Music has always been a means of communicating emotions that mere humans have a hard time expressing any other way, and while some groups admittedly take a halfhearted approach to constructing pop hooks and swinging beats with relatable lyrics, this just can’t be said of The American Revival. This country/rock band’s commitment to the craft is put on full display in the album The Saint and The Sinner and the evocative tracks that it features, including the soaring “Whiskey Kisses,” frisky “Lovin’ I Gave You,” poignant “Texas Weather” and Great Plains groover “On My Way,” just to name a few. There’s been a lot of talk lately about the renewed interest in all things Americana, but I don’t think that I’ve heard a country band as embedded in the very fabric of the amalgamative term as The American Revival are. Their music espouses the virtues of country simplicity, the passion of homespun storytelling, and above all else, the relationship between artist and audience that has, for all intents and purposes, egregiously fallen to the wayside for so many of country music’s mainstream heroes.
The Saint and The Sinner is as much of a blend of rock n’ roll and country as they come, but there’s also a strong blues influence that is impossible to deny here, especially in songs like “The Way You Can,” “Remember This,” “The Devil Lives in the South” and the title track. The guitars are as much of a scene-setter as the lyrics are on their own, and while there aren’t any sagging 12-bar templates being manipulated into big riff rock on this record, there’s plenty of experimentation with the Delta Blues model in the construction of these rhythms. “Whiskey Kisses” and “Texas Weather” hide their blue note under layers of folk/rock tonality, but their country swing clears just enough space in the master mix to allow their lumbering basslines to impart a melancholic moodiness to both songs. I’d be really curious to hear how much of this aspect of their sound becomes a factor in their live shows, and with any luck, The American Revival will soon treat us to a national tour in support of this very palatable collection of tracks.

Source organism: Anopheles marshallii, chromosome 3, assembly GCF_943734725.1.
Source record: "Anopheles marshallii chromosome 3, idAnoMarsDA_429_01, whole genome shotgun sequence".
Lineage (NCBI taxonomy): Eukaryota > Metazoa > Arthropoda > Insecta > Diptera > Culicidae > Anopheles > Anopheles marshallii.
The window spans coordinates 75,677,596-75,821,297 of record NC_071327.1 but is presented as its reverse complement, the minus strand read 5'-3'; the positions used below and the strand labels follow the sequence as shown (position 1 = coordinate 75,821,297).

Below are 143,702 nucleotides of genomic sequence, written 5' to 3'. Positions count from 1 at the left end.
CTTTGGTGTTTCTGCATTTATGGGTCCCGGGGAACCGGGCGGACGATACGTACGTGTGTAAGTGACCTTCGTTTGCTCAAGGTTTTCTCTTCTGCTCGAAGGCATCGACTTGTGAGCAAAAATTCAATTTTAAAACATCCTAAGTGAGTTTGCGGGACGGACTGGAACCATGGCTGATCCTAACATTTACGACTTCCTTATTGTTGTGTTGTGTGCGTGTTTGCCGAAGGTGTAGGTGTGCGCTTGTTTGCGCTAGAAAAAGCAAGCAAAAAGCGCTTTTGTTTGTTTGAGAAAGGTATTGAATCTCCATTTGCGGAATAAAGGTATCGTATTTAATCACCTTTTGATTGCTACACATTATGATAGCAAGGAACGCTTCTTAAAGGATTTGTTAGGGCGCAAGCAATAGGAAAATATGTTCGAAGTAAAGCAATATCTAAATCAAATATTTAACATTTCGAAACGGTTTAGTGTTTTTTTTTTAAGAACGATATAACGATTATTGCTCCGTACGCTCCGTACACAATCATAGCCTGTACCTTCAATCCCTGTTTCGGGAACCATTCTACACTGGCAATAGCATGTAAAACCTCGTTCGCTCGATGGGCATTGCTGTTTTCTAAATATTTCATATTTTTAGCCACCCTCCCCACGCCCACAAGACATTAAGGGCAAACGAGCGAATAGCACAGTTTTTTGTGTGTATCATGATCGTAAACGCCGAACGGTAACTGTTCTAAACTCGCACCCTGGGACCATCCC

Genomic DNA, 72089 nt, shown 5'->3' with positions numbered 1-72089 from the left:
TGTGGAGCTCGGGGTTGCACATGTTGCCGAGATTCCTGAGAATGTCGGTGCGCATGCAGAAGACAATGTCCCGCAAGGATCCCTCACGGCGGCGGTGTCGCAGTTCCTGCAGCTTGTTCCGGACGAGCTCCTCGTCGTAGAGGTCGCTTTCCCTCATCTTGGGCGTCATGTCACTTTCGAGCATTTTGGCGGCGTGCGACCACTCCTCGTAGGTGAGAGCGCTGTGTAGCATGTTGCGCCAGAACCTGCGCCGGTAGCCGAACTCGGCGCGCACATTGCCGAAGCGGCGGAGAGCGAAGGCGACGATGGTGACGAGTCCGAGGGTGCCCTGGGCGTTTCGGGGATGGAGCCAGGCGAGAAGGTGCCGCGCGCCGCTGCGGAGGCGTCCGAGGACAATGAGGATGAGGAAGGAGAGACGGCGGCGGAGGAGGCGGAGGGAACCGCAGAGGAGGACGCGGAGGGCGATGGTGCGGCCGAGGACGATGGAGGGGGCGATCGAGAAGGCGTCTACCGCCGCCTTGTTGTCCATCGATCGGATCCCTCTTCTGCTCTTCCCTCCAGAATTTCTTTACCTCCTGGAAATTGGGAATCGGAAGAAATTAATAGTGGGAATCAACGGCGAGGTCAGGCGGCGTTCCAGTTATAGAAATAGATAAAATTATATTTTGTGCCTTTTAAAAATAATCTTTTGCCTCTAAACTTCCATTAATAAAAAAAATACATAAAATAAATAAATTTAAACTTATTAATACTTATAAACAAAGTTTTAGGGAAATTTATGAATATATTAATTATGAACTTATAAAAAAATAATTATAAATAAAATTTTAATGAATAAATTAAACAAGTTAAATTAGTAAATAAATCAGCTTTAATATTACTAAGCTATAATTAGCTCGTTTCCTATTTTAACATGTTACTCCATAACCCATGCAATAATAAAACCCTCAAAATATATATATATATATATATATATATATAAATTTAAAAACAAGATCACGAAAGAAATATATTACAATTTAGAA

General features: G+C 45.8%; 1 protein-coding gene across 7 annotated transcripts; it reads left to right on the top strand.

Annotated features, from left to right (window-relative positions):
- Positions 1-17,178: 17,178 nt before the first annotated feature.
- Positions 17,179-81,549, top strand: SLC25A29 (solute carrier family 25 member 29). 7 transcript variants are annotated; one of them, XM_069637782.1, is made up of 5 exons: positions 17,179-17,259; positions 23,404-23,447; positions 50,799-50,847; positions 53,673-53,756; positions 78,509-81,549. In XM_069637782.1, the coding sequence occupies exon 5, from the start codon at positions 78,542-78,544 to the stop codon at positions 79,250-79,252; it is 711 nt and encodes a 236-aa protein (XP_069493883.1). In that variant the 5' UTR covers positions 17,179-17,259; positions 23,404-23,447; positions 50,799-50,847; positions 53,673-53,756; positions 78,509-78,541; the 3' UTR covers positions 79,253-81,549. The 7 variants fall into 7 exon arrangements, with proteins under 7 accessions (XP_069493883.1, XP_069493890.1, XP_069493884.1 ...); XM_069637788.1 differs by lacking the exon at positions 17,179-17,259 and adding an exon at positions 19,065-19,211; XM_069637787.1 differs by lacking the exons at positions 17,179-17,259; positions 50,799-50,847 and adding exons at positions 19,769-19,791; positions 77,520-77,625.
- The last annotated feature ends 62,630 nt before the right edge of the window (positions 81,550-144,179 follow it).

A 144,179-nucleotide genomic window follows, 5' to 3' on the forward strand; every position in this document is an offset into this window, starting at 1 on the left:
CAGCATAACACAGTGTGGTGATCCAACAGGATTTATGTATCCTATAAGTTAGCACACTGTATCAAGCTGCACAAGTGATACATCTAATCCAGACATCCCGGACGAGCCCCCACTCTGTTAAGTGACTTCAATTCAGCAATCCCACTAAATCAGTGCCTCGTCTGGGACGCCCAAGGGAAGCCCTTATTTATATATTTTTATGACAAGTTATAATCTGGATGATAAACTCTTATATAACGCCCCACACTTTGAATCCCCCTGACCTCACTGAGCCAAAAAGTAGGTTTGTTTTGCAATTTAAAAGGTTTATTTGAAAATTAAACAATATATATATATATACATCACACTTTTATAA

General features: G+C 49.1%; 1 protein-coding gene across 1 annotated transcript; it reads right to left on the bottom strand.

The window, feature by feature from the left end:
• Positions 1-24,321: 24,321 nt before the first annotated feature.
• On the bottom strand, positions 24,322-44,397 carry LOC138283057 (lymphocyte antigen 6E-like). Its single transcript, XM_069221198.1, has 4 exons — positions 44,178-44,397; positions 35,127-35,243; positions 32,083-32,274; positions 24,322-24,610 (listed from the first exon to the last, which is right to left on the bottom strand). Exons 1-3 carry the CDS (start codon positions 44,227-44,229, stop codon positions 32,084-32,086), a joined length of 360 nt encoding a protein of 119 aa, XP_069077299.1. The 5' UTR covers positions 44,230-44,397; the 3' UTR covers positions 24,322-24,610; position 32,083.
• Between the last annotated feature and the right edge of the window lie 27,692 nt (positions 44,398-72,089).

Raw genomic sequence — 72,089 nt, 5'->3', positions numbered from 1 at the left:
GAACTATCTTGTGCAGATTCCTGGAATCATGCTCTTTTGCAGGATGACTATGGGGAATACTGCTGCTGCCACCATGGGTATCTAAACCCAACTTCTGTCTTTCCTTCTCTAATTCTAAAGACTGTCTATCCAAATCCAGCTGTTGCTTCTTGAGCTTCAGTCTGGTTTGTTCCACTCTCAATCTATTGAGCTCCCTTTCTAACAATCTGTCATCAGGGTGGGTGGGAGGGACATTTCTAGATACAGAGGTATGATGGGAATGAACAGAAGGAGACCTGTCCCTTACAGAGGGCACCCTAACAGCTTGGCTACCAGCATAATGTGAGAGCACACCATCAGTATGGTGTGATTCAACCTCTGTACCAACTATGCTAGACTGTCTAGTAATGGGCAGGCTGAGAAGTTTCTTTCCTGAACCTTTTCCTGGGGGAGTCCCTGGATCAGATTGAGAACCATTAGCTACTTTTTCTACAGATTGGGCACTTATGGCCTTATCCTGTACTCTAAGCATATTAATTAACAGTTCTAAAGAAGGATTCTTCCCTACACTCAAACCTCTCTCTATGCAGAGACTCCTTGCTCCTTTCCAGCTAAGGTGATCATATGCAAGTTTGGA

If this is the caliber of content that we can anticipate The American Revival dishing out in the future, than I can only say that Nashville had better look out and start bracing itself for a new heavyweight in contemporary country. There’s just so much spirit and unrelenting emotionality in these songs, and though the endearing poetic drawl that finds its way to us through the suffocating string arrangements contains all the charm that most of us would require to deem this a must-listen record, this band didn’t stop at virtuous vocals in making a full-throttle watershed of an album in The Saint and The Sinner. I’m eager to hear how their sound evolves as time goes by, but as it currently plays out now, I think that there’s no need to debate whether or not these guys are onto something special.